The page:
I have been a practicing pagan for two decades now, and the thought of reviewing a book for “idiots” put me off.  But this book is misnamed: it contains a lot of valuable information about Paganism and presents in terms that anyone can understand. I appreciated the scope-- virtually every aspect of Paganism is included. The explanations and descriptions of various Pagan practices, ideals, Sabbats, and rituals are brief as befits an introductory book. But other topics discussed are shamans, Druids, Wicca, the spirit world and the elements. There are four chapters on rituals, and I found the author’s claim that we already do rituals in our lives (high school and college graduation, marriage and funerals, for example) refreshing. There are several chapters devoted to Pagan magic, which I believe will help demystify a complicated subject. The book’s last few chapters offer advice on how to live a Pagan lifestyle, and there’s an extensive list of recommended reading at the end. One could spend months just reading through the list of books.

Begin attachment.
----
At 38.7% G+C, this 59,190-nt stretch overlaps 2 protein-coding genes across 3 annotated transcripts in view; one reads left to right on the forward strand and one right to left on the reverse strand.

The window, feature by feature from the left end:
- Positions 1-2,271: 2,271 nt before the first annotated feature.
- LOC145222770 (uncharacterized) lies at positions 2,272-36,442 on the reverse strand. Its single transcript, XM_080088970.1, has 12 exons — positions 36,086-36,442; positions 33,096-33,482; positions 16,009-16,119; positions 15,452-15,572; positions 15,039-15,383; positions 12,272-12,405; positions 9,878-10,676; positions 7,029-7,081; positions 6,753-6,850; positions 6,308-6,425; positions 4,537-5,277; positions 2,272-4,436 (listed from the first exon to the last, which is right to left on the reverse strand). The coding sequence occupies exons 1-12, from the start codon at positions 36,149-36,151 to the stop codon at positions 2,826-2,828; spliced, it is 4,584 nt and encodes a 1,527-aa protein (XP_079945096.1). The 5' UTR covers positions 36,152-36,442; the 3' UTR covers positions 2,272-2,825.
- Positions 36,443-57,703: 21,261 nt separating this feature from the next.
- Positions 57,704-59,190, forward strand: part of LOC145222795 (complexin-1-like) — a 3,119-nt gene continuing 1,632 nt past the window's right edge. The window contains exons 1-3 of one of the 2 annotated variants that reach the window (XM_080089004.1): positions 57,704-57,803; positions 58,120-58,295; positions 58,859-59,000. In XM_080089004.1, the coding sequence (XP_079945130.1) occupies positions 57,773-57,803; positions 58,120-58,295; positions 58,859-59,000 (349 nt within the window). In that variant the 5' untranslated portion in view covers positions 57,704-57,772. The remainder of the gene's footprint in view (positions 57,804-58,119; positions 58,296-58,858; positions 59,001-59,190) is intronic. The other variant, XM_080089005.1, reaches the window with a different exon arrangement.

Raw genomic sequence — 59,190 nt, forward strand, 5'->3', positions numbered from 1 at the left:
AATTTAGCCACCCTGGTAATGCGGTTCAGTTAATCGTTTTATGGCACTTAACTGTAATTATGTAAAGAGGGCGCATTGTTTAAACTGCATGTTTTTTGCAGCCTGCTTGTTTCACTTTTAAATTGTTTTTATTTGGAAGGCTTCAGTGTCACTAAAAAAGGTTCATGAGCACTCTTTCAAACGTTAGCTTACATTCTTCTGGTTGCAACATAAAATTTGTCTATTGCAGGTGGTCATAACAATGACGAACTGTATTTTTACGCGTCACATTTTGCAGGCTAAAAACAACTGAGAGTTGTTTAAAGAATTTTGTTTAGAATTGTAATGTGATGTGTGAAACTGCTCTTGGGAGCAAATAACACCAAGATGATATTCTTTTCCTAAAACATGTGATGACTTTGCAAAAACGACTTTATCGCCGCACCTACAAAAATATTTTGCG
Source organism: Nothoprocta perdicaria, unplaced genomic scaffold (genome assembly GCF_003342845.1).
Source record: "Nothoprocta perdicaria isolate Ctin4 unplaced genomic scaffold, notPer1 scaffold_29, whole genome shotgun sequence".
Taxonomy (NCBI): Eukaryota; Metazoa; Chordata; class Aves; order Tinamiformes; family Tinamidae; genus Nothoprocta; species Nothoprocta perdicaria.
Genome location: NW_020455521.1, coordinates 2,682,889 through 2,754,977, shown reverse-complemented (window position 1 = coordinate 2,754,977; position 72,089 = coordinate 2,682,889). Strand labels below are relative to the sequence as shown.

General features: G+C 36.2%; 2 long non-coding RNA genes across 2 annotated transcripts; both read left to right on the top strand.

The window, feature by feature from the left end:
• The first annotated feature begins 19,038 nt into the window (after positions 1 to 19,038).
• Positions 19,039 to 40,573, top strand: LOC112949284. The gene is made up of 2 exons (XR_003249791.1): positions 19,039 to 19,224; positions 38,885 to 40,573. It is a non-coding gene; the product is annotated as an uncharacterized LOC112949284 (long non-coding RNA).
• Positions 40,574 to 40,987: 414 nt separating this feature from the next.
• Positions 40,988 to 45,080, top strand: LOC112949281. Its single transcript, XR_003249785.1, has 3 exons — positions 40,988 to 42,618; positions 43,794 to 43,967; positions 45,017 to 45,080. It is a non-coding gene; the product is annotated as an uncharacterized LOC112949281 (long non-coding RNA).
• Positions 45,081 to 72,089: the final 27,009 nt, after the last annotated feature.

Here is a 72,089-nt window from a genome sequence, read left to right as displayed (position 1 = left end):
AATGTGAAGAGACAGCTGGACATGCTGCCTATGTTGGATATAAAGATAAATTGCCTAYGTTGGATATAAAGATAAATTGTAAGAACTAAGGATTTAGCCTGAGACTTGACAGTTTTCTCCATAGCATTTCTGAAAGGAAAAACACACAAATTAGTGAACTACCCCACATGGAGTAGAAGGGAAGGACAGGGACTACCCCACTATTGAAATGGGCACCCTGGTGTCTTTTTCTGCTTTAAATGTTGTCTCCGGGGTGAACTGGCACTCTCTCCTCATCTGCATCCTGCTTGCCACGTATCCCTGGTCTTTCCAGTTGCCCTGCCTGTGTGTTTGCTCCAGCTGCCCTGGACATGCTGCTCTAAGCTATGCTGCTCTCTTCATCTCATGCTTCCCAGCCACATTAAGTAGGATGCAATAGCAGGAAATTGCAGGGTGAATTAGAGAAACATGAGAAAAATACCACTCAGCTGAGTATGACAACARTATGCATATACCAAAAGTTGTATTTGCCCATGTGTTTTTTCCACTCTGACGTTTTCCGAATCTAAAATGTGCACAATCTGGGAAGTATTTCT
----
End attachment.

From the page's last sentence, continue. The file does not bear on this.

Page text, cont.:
McColman is no stranger to the important work of deep spiritual inquiry, integration and synthesis. His Well-Read Witch is an excellent reference, and in The Idiot’s Guide to Paganism he blazes a new trail by making a much-needed and substantial offering to the modern spiritual seeker moving through a domain that can often feel like a never-ending maze of switchbacks.

~ review by Lisa Mc Sherry

Author:  Carl McColman
Alpha Books 2002
pp. 362, $18.95
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